My adventure begins, in India
As a widow supporting two children from infancy, Mother earned every penny we lived on. Her spending priorities were education and travel.
For years I resisted traveling abroad, preferring to work summers as a camp counselor in Maine. But then Mother asked me to accompany her to India. At age 20, my resistance crumbled.
We arrived at our bungalow in New Delhi on a hot summer day. There we were welcomed by Multoni, the head servant; his assistant, the sweeper; Christopher the cook; James the driver, and the gardener.
In back of the house was a large garden. One day while walking there I came upon a village, or so it seemed to me. The inhabitants turned out to be the families of the household staff.
Mother had been asked by the Ford Foundation to give a course on United States foreign policy to doctoral students in New Delhi. She taught in the morning. I attended her classes. We then returned to the house for lunch and a siesta during the hottest part of the day.
In the late afternoon, I enjoyed exploring New Delhi and Old Delhi: the Red Fort, government buildings, and markets, where I munched on delicious mangoes. I would return from these excursions by tonga - a horse-drawn cart - or by motorcycle, clinging for my life to the waist of a turbaned Sikh driver.
After dinner, in the relative coolness of the evening, we sat in the garden or walked to the Claridge Hotel.
Part of each week, mother and I traveled to other parts of India. James drove us to Agra and Jaipur. We took longer trips, flying to Kashmir to stay on a houseboat on Dal Lake across from the Shalimar Gardens in the shadow of the Himalayan mountains, and to Bombay to see Mother's friends. In Bombay I gazed in awe on the monumental Gateway of India, built to commemorate the 1911 visit of King George V and Queen Mary. The monsoon season was under way. Day and night, the waters of the Arabian Sea lashed the seawall.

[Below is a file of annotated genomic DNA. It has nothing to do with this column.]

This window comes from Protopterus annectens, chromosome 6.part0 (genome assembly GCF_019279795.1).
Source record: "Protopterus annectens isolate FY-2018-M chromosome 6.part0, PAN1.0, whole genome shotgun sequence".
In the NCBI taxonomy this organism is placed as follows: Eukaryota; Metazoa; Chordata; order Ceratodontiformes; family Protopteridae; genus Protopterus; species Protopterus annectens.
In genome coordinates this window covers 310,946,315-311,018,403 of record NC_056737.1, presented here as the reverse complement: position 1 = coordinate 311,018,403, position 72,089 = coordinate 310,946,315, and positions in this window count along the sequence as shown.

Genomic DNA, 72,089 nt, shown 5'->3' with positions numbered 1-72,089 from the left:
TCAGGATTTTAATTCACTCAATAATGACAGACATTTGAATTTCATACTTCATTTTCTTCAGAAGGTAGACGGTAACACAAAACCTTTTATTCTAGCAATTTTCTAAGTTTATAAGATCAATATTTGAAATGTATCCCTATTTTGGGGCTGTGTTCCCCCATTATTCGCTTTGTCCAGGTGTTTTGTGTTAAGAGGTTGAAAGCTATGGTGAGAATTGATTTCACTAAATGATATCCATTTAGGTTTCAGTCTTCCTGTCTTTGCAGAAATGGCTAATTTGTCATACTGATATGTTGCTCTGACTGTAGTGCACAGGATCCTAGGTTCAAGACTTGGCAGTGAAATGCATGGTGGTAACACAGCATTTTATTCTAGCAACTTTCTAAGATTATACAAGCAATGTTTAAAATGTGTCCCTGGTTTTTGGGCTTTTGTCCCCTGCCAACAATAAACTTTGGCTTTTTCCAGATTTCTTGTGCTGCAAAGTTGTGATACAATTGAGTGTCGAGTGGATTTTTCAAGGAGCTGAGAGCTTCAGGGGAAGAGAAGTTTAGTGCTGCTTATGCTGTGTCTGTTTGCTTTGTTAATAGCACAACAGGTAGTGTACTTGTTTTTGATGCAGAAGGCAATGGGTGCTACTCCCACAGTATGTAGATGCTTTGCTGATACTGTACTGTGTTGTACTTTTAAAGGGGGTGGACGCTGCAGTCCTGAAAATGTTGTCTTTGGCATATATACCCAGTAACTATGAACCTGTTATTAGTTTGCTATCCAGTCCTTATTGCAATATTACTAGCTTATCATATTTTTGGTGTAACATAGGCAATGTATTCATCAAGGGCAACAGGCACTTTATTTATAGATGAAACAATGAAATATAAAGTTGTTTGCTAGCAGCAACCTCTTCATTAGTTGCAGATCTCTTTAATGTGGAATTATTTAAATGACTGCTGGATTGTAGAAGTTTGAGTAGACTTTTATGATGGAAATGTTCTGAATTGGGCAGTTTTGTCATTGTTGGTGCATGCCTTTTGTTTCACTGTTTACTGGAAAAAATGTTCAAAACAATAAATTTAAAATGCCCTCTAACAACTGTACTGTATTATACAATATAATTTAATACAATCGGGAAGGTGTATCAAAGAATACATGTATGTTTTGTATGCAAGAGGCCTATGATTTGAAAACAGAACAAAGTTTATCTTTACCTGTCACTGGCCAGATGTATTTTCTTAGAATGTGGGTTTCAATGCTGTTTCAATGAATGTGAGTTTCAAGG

I enjoy railroad stations. At Victoria Terminus in Bombay I jotted down in my notebook the exotic names of departing and arriving trains: the Hyderabad Express; the Firzepur Punjab Mail; the Madras Mail; the Bangalore Post; the Deccan Queen, bound for Poona.
Of her earliest trip to India, my Russian-born mother had written, "From the first moment, I felt entirely at home. For what I relived in India was my childhood experience of Russia." In India she "rediscovered those contrasts of extreme poverty and great wealth, of exciting intellectual controversy about the basic issues of existence, of the interweaving of great ideals and their as-yet-limited fulfillment, which nurtured my thinking in Russia during the fateful period 1903-1919." To Mother, it seemed only natural that Tolstoy and Gandhi shared common ideals and goals.
From my first moment, I, too, felt entirely at home in India, partial as I am to large countries, like my own, bursting with energy.
India and my city of New York share much in common. Populations differing in race, religion, language, and ways of life. Extremes of poverty and wealth. The challenge of achieving reconciliation among diverse peoples.
Bombay, like New York, has an active street life. In Bombay I have seen a wart hog walk down the center of the street with a crow sitting on its back. Even in New York, this would be an event! Children in sparkling-clean uniforms pass on their way to school. A banana seller carries large stalks of green bananas on his head. Oxen pull painted wooden carts. A boy introduces me to his pet monkey. There are sellers of spices, birds, and live fish. On these streets are spoken Marathi, Gujarati, Hindi, Bengali, Urdu, English, Arabic, and Chinese. Outside a Hindu temple two cows are tethered. Worshippers emerging from the temple purchase a handful of grass, which they feed to the grateful cows.
Boswell wrote of Johnson that "He talked with uncommon animation of traveling into distant countries; that the mind was enlarged by it...."
India was my introduction to traveling to distant countries. The journey opened my mind to a wider world. Not once since then have I spurned the opportunity to travel. Travel is one of the great joys of my life.
(c) Copyright 2000. The Christian Science Publishing Society